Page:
Second Lieutenant McFarland was one of the two missing officers. Patrols sent out for two nights found no trace of any of the missing men. It appears likely that they and the four missing men were killed in the fighting that night and their bodies brought in by the Germans. After the war the bodies of four 9th Battalion Other Ranks killed at that time were recovered from a German cemetery very close to the scene of the raid. The two officers were probably also buried there, but their graves subsequently lost.

While it was initially thought that McFarland had been captured, nothing was heard of him, and in 1919 it was concluded that he had died "on or since" 22 July 1918. Having no known grave, he is commemorated on the Tyne Cot Memorial, Belgium, Panel 140.

 

The circumstances of McFarland's loss on the night of 22 July were such that, for a year his family held out hope that he had been captured, and after the Armistice might return home. Their search for information on the events of that night, through newspaper advertisements, and inquiries to the War Office and the Red Cross, yielded much information, though not a great deal of clarity.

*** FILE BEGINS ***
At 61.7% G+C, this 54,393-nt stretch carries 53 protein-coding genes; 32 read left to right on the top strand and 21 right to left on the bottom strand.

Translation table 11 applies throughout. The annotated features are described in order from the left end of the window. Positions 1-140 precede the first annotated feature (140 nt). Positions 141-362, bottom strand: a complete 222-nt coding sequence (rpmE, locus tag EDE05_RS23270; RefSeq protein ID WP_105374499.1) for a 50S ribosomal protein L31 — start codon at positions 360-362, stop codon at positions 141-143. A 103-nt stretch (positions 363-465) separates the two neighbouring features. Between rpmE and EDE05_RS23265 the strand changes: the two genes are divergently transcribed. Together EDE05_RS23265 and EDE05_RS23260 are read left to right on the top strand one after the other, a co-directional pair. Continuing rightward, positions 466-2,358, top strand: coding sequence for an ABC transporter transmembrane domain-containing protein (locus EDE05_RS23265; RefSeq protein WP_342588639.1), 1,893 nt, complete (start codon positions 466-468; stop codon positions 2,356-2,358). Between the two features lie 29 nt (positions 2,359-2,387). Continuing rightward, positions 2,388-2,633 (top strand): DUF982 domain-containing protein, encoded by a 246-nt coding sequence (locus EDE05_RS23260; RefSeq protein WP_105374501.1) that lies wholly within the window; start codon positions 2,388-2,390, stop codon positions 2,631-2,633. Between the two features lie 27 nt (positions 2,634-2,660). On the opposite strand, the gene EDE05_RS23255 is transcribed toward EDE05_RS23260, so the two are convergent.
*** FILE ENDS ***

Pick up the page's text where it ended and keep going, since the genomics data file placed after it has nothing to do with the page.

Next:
In February 1919 a Corporal David Clarke of Bessbrook, County Armagh, wrote to McFarland's sister:

I now take the pleasure of writing you these few lines to let you no that your Brother was captured on a Raide in July and since that we captured a german Document and it gives his name on it and another officer named Ratcliff and a couple of men that is about all the News of him that I can give you. The [Germans] did not kill him. I am only too glad to give you all the [news] that I no about him hoping he will soon turn up. You can answer this to my home because when I get this Letter I was just leaving france so I wrote this in a Hurry for you to get it.

On 19 March he wrote again:

I could not tell you were & whether it was an officer or a private got the document, but the document was sent round to every sergeant to read out to the men. I could not tell you were the document has gone to. I saw the document myself I would do anything I could for you, but the document would do you no good, but I am almost sure your brother is living and well and I am certain sure you will hear from him before long. I cannot tell you who it was captured the document but I will look for more news for you. I am only too pleased to do anything I can for you. I hope by the time you write back to me that you will have good news from him.

In March a Sergeant John Lockhart wrote to the family: